a strange question

The last couple of years I have found mosquitoes in my house in the dead of winter (like, it's January in western New York, the temperature is hovering around 5 degrees, and I find the occasional mosquito flying around the house). We don't generally get mosquitoes in the house in the summer, when there are relatively lots of them around, and I can't imagine how we can have them now. They never have blood in them, so I don't think we are being bitten, but there they are.
Do mosquitoes ever breed indoors? It would seem impossible, since laying eggs requires blood, and if they were breeding, we would have been bitten. I'm thinking that they could be using the trap in our shower, which we rarely use (we have two bathrooms and one is enough for two people), but it doesn't seem reasonable. They could be hibernating in the attic, I suppose--it is very warm right next to the ceiling under 12" of insulation. But it would be hard for them to get into the house from there.
I have never seen this phenomenon before the last couple of years--does this happen to other people?
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donald girod wrote:

Try asking this question in sci.bio.entomology.misc and/or alt.consumers.pest-control. You might get a better response.
8^)~~~ Sue (remove the x to e-mail) ~~~~~~
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Nah, leave it to rec.gardens to come up with a good answer (see some of them). It is surely hibernating mosquitos coming in on the firewood along with the ladybugs, snakeskins, mouse droppings and other things I have not yet identified. Ever since I built a woodshed a couple of years ago I have been providing habitat to many little creatures. Clearly that shed is way better for them than a freestanding woodpile.
I just didn't want to believe that they were breeding in the shower trap. Yuk. We don't have any other slimy water in the house.

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donald girod wrote:

I suspect that's unlikely (assuming someone in your house takes showers occasionally). Mosquito larvae live on organic material in the water (such as algae), so since the water in your shower trap is changed regularly, the organic material is flushed out (and probably also the larvae).
Of course, it's possible that if you get really dirty and take a really quick shower, the trap would have enough organic material to support the larvae.
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They cannot breed indoors unless you have some really lovely large aquariums without any fish in them, or some swamp water kept permanently in the otherwise unused bathtub.
But what you describe is VERY common. Ms. Science sez this is why:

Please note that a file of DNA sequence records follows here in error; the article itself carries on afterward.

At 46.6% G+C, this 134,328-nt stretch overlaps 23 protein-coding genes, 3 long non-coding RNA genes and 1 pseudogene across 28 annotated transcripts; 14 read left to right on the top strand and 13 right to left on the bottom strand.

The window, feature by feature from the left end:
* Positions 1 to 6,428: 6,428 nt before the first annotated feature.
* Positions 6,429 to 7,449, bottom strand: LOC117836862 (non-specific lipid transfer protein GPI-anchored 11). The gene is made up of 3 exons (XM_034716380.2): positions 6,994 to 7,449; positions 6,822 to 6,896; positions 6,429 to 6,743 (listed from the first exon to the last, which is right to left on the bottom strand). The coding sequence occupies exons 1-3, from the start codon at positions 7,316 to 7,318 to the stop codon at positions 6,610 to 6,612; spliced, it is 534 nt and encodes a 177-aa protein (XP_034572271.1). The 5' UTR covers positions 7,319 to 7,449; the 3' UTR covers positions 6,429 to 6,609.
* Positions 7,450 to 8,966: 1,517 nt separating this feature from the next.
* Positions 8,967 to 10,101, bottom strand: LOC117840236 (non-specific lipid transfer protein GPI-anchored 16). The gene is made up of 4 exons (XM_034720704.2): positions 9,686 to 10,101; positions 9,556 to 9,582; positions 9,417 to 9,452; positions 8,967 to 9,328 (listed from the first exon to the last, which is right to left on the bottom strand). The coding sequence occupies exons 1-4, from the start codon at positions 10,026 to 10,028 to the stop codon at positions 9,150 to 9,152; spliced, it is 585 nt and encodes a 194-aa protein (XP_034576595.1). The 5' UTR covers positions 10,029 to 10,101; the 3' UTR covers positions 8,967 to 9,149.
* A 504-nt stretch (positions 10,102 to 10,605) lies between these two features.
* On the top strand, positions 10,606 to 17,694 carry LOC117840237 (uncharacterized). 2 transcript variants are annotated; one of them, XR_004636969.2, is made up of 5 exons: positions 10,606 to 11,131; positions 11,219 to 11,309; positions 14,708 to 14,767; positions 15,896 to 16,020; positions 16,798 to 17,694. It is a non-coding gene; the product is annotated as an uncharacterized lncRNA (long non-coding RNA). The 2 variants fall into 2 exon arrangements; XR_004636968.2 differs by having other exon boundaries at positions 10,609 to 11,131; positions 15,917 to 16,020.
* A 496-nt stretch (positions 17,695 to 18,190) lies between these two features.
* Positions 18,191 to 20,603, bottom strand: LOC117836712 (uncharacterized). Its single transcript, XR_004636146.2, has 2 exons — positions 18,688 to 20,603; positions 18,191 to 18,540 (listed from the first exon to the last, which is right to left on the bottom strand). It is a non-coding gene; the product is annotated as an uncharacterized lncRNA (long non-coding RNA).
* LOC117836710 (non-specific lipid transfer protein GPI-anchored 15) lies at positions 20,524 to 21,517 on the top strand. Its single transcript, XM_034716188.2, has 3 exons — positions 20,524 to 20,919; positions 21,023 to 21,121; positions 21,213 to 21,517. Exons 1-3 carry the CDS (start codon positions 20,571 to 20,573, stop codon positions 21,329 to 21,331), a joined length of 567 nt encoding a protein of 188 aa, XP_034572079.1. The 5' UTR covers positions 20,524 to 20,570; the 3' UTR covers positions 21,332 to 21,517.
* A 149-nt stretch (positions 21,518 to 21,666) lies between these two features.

Female mosquitos usually live extremely short lives, but in some circumstances will live up to eight months if that's what it takes to complete achieve their purpose in life, to lay eggs for the next generation. Those which turned from wrigglers into adults too late in the season to lay their own eggs will go into hibernation, coming to life in spring to lay eggs (in the nearest pond or puddle) before they die. You've very likely brought hibernating mosquitos into the house on something, typically that would be on firewood. Or they were hibernating in the walls (accessed from under eaves), then on some day when the sun combines with room temperatures to heat the walls, they awake & head for the source of heat, which in the winter would lead it to any crack or opening into the house (it being too cold outside to leave by the eaves).
-paghat the ratgirl
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On Sat, 14 Feb 2004 19:17:56 -0500, "donald girod"

Do you have aquarium fish that you feed live foods? Mosquito larvae are one live food that is fed to aquarium fish. If you did feed mosquito larvae, could be some managed to survive and hatch.
Mosquitos breed in calm waters wherever they find it. The ones that were most responsible for spreading West Nile Virus were breeding in any dab of water they could find, tires, buckets, discarded cans, whatever little pool they can find, and they tended to lay fewer eggs in those small bits and dabs of water.
Do have any plant cuttings growing in water around the house? Or trays or some standing water in trays or water in trays with rocks for plants to rest on so that the water evaporates to increase the humidity, and accidentally increasing the mosquito population.
The more likely means would just be bringing in hibernating mosquitoes into the house from outbuildings. I recall when I was a kid, when we brought in christmas decorations from a shed, a big ol' blowfly emerged from the newspaper around the bulbs. It may be possible that mosquitoes may do the same.
You could ask at your local county extension agency, and even your local mosquito abatement office, should you have such in your location.
Janice
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are you quite sure they are mosquitoes and not some other small annoying insect?
but yeah, you might have better luck with in the groups somebody else suggested
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